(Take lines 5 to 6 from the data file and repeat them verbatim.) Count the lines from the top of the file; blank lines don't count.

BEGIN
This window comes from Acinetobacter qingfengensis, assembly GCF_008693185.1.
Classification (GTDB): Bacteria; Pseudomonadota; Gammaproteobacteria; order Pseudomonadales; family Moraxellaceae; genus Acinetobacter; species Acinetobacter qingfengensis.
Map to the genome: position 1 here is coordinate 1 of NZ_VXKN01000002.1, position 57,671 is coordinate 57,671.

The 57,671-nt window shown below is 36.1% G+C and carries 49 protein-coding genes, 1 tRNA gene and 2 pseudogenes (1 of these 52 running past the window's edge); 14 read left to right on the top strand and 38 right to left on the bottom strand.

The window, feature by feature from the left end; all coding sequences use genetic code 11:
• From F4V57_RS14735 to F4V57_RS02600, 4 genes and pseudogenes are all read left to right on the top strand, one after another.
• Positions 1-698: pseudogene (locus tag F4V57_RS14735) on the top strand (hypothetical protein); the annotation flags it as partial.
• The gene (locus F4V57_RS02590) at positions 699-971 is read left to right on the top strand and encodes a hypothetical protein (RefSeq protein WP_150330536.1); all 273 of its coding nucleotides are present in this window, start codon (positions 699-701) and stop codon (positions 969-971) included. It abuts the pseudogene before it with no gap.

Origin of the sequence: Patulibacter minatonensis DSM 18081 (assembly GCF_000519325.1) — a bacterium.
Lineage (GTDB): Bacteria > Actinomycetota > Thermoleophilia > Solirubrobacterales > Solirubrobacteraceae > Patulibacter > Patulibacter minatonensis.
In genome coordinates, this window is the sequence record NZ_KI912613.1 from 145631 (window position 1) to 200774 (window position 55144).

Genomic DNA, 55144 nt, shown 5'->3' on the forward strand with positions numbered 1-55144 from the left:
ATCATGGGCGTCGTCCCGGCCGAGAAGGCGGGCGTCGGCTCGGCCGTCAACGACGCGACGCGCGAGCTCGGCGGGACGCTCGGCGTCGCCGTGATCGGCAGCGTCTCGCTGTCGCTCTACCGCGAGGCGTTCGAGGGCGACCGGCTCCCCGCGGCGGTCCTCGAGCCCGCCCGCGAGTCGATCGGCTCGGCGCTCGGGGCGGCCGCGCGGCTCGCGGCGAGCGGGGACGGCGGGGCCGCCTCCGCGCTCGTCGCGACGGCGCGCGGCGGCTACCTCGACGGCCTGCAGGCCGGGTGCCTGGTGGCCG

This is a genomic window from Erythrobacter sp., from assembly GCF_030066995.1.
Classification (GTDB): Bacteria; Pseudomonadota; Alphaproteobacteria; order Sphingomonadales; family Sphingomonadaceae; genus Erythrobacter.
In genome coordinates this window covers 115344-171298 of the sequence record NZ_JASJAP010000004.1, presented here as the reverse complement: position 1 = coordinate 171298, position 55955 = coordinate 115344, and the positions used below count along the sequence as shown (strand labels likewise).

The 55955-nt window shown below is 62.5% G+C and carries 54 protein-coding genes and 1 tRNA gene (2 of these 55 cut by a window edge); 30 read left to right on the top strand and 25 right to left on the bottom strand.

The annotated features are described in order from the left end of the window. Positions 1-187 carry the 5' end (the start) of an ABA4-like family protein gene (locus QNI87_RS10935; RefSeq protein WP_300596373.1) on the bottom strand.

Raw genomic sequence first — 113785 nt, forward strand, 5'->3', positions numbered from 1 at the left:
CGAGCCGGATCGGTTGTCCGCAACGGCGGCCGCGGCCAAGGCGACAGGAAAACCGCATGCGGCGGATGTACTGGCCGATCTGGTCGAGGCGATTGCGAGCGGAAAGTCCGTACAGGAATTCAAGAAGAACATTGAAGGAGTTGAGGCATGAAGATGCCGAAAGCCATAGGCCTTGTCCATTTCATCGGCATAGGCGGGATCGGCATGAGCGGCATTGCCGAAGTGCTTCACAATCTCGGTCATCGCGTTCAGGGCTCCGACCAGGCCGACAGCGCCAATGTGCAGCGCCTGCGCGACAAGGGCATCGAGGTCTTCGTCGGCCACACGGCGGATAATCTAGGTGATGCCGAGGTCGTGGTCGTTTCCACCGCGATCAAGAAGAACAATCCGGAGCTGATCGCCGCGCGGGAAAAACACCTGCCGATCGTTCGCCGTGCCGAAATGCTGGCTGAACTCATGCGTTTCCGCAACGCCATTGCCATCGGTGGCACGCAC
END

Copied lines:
The window, feature by feature from the left end; all coding sequences use genetic code 11:
• From F4V57_RS14735 to F4V57_RS02600, 4 genes and pseudogenes are all read left to right on the top strand, one after another.